Aaron Wylie, Child Nutrition Director of Eagle Mountain-Saginaw (Texas) Independent School District, didn’t always want to work in school nutrition. He had a different goal: to become a leader within the sports and entertainment industry. When his son was born, though, his mindset shifted.

“The hardest challenge I’ve ever had was taking a pay cut from working in a professional stadium to work at schools—and hoping I would be good at it.” Clearly the leap of faith more than panned out: This past January, Wylie was honored with the 2020 Foodservice Achievement Management Excellence (FAME) Silver Leadership Award, and now he’s ready to dive into leadership positions with SNA.

Family First

My No. 1 life goal is to raise my children—keep them out of trouble and get them to adulthood. When I was younger, I worked at NRG Stadium, home of the NFL’s Houston Texans. I really wanted to grow within that industry. But I was working six out of seven days a week, and after my son Austin was born, I thought it was more important to be home.

I’m actively working toward volunteer service with SNA. In the past, I wanted to get involved, but I just wasn’t sure when I could make that commitment. I was worried about taking more time away from my family. Traveling isn’t the easiest thing to do with my kids at their ages (9 and 13), but after the FAME award, I feel like I need to take advantage of leadership opportunities now.

On Leadership

I’m very much an empowering director; I believe that as a supervisor, you should provide the vision, along with the checks and balances, for your employees. You want to give them the power and the control to initiate new ideas on their own, but you have to make sure they’re doing things correctly. I try to motivate my team by giving them freedom to try different things. It’s never a process of me telling everyone exactly what and how to do things to get to a particular end result; I want to encourage others to come up with their own route.

I’ve been inspired by Debera Tredennick, MS, now retired, who was the director of Frisco Independent School District. Located in the Dallas-Fort Worth area, Frisco was the fastest-growing district in Texas, and Debera was a leader who really motivated and inspired me. I was coming from a contract-managed district to a self-operated one, and there are a lot of things you don’t know when you do that. She was always willing to offer information and was so encouraging. Everyone in our region looked to her for guidance, and she was always there to help, no matter what.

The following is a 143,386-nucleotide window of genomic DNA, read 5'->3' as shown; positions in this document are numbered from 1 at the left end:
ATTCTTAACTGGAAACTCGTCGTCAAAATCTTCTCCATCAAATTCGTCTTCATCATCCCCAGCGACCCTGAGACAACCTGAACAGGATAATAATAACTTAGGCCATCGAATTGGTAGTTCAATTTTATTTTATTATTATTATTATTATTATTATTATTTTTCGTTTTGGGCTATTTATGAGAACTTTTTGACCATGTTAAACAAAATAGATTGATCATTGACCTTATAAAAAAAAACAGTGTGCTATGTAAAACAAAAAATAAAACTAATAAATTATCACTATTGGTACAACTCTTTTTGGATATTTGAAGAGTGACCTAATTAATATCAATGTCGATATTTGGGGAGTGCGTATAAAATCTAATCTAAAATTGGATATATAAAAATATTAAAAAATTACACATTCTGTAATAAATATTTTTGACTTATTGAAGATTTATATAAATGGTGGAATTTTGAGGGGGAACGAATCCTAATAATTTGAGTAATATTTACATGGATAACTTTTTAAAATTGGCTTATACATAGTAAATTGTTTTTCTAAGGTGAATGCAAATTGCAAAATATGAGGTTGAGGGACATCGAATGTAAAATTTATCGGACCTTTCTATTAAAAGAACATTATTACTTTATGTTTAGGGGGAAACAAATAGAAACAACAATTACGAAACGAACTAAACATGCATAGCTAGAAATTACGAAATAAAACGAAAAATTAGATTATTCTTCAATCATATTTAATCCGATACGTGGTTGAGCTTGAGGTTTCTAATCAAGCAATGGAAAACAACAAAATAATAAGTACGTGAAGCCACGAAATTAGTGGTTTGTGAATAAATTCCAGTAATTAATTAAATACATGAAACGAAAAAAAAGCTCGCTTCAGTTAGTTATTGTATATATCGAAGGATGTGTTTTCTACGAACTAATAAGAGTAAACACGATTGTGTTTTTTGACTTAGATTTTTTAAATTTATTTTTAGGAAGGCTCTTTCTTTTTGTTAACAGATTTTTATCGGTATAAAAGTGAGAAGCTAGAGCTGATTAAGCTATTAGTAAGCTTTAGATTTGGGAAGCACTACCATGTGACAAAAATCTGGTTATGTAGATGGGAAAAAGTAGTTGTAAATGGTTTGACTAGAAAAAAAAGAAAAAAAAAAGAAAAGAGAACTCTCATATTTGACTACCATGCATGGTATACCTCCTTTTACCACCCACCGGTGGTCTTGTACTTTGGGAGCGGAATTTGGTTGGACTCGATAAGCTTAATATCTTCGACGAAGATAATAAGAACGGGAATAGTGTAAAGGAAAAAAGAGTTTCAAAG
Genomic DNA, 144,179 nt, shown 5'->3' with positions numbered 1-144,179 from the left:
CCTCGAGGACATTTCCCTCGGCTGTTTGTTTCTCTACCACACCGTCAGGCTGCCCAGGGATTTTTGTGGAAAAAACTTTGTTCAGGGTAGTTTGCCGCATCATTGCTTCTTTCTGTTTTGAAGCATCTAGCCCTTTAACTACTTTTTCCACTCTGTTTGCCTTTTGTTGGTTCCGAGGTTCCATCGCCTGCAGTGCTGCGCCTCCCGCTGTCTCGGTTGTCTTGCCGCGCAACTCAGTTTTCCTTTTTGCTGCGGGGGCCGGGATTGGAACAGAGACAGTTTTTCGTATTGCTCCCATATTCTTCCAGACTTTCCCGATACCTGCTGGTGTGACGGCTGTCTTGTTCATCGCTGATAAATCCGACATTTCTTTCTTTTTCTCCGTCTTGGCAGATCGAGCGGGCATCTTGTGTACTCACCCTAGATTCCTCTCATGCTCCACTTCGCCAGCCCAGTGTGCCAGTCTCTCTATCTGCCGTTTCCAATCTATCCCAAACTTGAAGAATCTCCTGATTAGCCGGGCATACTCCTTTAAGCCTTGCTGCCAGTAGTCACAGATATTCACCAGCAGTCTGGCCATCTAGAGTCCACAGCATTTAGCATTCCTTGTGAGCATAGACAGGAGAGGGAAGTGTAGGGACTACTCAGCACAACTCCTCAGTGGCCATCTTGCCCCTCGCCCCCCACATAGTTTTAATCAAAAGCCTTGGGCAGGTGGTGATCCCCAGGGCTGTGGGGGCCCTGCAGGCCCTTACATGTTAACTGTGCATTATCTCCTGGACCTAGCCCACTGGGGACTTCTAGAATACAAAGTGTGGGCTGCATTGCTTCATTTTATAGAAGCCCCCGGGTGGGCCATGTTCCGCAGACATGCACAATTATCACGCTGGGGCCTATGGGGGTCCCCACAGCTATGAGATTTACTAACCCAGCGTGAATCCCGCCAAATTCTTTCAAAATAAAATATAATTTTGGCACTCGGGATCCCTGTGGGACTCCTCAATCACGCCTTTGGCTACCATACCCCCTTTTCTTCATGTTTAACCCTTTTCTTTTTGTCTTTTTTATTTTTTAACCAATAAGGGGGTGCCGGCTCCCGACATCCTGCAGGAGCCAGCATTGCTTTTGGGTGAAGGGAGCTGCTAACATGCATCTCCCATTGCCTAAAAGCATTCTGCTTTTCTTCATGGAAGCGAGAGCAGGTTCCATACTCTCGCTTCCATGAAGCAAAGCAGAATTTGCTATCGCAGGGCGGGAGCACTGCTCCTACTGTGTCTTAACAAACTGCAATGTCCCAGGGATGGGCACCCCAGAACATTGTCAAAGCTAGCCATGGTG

Customers Are Key

Eagle Mountain-Saginaw is definitely a growing district, too; in recent years, we have increased by at least 1,000 students annually. We’re constantly opening schools—one a year. Our superintendent is very supportive of our program, which allows us to be innovative. But we’ve somehow managed to retain a small-town district feel, with everyone on the team knowing that we’re working toward the same goal.

Your students are your customers, and you have to make money in order to invest money back into your program.

Probably the best thing we’ve done as part of this process is to implement and finance a bistro concept at our four high schools. They’re kind of like a Starbucks: They offer coffee, smoothies, salads and wraps. It’s all served a la carte, and our dietitians have done a great job of making sure everything fits within Smart Snacks regulations. One site averages more than $2,000 a day at its bistro. We take the money we make from the bistros and invest it back into the program, funding better ingredients, like more-expensive fruits and vegetables that are used in reimbursable meals for all students.

I recommend other directors try to adopt a corporate mentality and apply that to their school nutrition operations. A lot of people say “Hey, it’s schools,” which somehow is interpreted that you aren’t supposed to try to make money—or treat students like other foodservice customers. But, your students are your customers, and you have to make money in order to invest money back into your program. Treating it like a business is really how we like to run things here.


The experience of winning the FAME award was surreal. I had been nominated a few years in a row, and the vendor who nominated me—Quentin Layne at Basic American Foods, which sponsors the annual awards competition— kept telling me that I was so close to winning each year. I think I had begun to lose a little faith, so while I was excited about winning an award, I figured it was just an event where I would show up, collect my award and get on with attending SNA’s School Nutrition Industry Conference (SNIC).

But as soon as I arrived at SNIC, I realized that it was a pretty big deal! I received congratulations from my peers and other vendors wherever I went. Spending time with former winners was amazing. I’m just not used to winning something so prestigious, so the whole SNIC event was the experience of a lifetime.

30-Second Bio

  • Hometown. Seabrook, Texas (Childhood); Keller, Texas (Current)
  • Education. Bachelor’s degree in Marketing, Texas State University, San Marcos
  • Title. Child Nutrition Director, Eagle Mountain-Saginaw Independent School District, Fort Worth, Texas
  • Program at a Glance. Suburban district with 27 schools, 175 employees and more than 21,000 students
  • Family. Wife Marissa, Children Austin and Alexis
Aaron Wylie wearing a purple shirt

Aaron Wylie

Child Nutrition Director

Fort Worth, Texas

Eagle Mountain-Saginaw Independent School District